In the first article in this series on op-amps, we learned how op-amps work and how to build amplifier circuits with them. In the next article, we will look at non-linear applications. In this article, we are going to look at some more useful stuff we can make with them, concentrating on linear applications. Linear applications are where the output of the op amp is related to the input in a straight line, such as in an audio amplifier.

## Choosing an Op-Amp

For 90% of the time, you can substitute an op-amp in the circuit you are using with anything that you have on hand. I only keep a few different types of op-amps (about six) in stock. I prefer a FET input type such as an LF441 single op-amp, LF442 dual op-amp, and LM324 quad op-amp. They are all suitable for single or dual power supply applications.

## Single and Split Power Supplies

When I began using op-amps, I found this confusing and frustrating—I would find a particular circuit I wanted in a book but was put off if it had a dual supply and I wanted to run it off a battery. So here is the way to do it.

Obviously, you could use two 9V batteries and connect them in series, the center point becoming the ground, but this is messy and expensive. A better way is to use a second op-amp and generate a virtual common, as shown in the schematic below.

## The Inverting Amplifier

Shown below is the schematic for an inverting amplifier.

If you feed 0.1V in, you get -1V out. If you feed an AC signal in, the output is 180 degrees out of phase with the input. The input impedance is roughly equal to resistor R1.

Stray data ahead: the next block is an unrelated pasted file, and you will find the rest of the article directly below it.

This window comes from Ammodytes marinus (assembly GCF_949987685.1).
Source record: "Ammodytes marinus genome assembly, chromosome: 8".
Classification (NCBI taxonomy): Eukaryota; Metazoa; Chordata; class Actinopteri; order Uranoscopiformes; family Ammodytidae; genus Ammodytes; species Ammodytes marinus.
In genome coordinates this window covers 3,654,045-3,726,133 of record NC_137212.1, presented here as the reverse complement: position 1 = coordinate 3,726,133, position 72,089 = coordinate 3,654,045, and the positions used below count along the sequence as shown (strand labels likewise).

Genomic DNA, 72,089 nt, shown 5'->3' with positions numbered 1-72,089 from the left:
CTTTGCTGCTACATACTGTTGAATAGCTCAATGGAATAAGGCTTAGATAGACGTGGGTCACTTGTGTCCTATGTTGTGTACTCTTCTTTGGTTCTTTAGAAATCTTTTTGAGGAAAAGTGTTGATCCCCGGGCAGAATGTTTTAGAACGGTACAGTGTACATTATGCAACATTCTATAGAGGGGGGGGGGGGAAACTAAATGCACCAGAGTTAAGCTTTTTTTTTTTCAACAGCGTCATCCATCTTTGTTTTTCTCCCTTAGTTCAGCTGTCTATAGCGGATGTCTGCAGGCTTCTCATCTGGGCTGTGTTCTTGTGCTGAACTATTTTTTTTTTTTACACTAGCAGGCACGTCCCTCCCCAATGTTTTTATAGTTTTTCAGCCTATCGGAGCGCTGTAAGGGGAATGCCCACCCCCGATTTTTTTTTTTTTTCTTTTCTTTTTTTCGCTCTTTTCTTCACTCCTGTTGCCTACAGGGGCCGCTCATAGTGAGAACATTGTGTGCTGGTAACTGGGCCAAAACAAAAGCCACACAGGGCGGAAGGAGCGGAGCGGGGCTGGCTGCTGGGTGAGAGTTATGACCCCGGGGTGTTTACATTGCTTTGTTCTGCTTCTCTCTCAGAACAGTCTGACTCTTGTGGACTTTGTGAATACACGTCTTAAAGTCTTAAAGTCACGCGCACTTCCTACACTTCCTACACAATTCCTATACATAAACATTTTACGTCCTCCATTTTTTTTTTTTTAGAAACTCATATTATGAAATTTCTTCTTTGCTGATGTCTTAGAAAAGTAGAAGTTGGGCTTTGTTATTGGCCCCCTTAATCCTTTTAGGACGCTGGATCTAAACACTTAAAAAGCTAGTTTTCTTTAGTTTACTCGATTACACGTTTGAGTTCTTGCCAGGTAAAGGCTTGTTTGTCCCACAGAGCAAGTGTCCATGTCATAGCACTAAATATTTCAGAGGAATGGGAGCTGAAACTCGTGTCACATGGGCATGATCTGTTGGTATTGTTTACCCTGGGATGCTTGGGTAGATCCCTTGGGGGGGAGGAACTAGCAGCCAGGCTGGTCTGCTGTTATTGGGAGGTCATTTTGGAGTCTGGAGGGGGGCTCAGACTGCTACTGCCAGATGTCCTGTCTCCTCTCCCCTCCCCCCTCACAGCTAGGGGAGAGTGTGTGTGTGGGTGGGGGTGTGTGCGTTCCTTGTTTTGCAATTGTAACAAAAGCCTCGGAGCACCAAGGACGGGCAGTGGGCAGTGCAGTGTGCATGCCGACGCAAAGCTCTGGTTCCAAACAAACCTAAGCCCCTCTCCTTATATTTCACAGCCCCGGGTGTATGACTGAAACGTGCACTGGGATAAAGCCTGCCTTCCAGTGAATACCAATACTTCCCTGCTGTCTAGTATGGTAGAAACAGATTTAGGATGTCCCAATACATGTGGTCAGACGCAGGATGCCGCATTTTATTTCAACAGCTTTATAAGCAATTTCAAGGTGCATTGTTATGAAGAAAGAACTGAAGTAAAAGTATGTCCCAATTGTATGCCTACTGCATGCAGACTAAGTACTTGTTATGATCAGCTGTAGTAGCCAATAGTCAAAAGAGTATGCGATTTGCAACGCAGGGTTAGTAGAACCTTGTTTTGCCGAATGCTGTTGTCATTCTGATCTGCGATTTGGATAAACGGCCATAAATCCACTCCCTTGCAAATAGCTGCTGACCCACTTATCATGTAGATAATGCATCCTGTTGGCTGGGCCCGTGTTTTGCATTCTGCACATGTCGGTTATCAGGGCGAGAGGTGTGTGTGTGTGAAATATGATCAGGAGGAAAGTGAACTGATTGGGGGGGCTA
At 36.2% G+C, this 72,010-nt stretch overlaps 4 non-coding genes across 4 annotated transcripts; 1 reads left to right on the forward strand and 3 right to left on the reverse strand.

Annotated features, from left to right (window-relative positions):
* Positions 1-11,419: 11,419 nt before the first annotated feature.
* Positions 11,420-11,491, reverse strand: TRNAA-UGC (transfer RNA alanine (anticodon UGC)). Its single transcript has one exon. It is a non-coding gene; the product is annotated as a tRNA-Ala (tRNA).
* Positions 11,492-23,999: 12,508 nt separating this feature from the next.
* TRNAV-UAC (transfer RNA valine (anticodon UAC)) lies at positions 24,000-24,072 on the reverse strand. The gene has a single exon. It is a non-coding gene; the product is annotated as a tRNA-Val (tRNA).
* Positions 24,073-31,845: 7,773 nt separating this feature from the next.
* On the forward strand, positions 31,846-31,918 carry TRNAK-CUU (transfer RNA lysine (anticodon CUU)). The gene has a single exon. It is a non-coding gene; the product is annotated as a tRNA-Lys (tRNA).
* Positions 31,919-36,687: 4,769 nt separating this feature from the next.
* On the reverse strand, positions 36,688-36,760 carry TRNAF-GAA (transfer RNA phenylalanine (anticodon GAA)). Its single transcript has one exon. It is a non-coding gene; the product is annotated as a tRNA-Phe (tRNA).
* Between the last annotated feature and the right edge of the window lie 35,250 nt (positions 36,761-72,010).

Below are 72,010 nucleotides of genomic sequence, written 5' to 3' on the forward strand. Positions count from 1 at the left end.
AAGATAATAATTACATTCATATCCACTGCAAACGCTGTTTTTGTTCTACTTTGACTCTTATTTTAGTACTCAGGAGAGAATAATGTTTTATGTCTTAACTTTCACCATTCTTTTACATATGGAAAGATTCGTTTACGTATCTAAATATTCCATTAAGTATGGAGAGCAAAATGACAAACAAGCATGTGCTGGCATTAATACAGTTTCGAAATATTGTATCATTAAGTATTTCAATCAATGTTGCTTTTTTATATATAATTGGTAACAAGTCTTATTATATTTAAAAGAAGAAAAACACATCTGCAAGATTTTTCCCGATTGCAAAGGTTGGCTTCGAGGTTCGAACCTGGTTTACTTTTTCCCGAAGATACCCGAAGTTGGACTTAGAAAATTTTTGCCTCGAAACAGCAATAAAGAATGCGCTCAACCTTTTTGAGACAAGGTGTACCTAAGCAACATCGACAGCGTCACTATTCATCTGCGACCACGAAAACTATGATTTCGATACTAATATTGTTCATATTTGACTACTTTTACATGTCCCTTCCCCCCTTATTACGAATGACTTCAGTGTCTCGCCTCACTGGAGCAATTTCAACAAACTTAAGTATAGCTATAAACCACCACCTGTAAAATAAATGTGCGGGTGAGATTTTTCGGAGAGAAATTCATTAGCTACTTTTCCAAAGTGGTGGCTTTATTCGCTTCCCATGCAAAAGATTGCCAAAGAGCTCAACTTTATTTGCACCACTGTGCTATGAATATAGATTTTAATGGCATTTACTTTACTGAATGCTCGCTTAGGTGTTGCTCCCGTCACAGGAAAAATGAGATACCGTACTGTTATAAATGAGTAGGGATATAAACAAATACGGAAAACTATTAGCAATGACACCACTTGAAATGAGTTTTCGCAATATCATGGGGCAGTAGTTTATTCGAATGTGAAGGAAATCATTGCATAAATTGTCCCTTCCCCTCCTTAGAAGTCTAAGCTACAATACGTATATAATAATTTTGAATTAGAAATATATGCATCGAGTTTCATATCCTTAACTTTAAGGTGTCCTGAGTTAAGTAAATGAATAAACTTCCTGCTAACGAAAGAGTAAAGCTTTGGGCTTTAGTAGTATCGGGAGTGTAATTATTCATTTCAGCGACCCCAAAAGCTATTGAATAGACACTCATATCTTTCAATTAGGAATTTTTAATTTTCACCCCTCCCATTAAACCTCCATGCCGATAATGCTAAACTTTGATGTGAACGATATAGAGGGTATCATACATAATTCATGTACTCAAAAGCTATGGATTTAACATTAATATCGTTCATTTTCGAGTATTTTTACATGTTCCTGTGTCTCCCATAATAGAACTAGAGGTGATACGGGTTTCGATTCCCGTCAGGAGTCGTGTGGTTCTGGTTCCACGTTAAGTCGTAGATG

The gain of an inverting amplifier is simply R2/R1, in this case, 10X. To minimize offset, we could take pin 3 to ground via a series 10k resistor.

## The Non-Inverting Amplifier

Shown below is the counterpart of the previous circuit, the non-inverting amplifier.

In a non-inverting amplifier the gain is calculated with this formula:

A = (R1 + R2) / R1

In the circuit above, the gain is 11X.

The output is in phase with the input, but the real feature here is that the input impedance is very high, and can be made even higher if you use a FET input op-amp.

## The Voltage Follower

The circuit below is a special case of the non-inverting amplifier.

Here, the output voltage is equal to the input voltage. You may well ask, “so, what’s the point?”

It is this: the input impedance is very high, and the output impedance is very low. This makes it most suitable as a buffer stage where you want to isolate one circuit from another, for example, in filter applications.

## The Differential Amplifier

Shown below is a differential amplifier.

Differential amplifiers amplify the difference in voltage between the -ve and +ve inputs. Differential amplifiers can be used to detect tiny voltage differences across a circuit. The voltage at one input is subtracted from the other and then amplified. Here all the resistors are the same, so the gain is one.

## The Integrator & Differentiator

This circuit is an integrator:

This circuit is a differentiator:

Big math words, you might say, and this is true, but where would you need such circuits?

Let’s say you wanted to count acorns falling from a tree. You could build a circuit with an integrator and an electret microphone, so that every time an acorn fell, a blip would occur in the audio signal. The integrator detects those blips and accumulates them until you reset it.

An integrator will generally have a FET across capacitor C1 to discharge it periodically. But what would happen if you fed a square wave into the integrator?

When the square wave goes high, C1 charges, and when it goes low, C1 discharges, so what you get is a triangle wave at the output:

The differentiator behaves oppositely, and without delving into the math, the diagram below shows the input and output waveforms for a differentiator: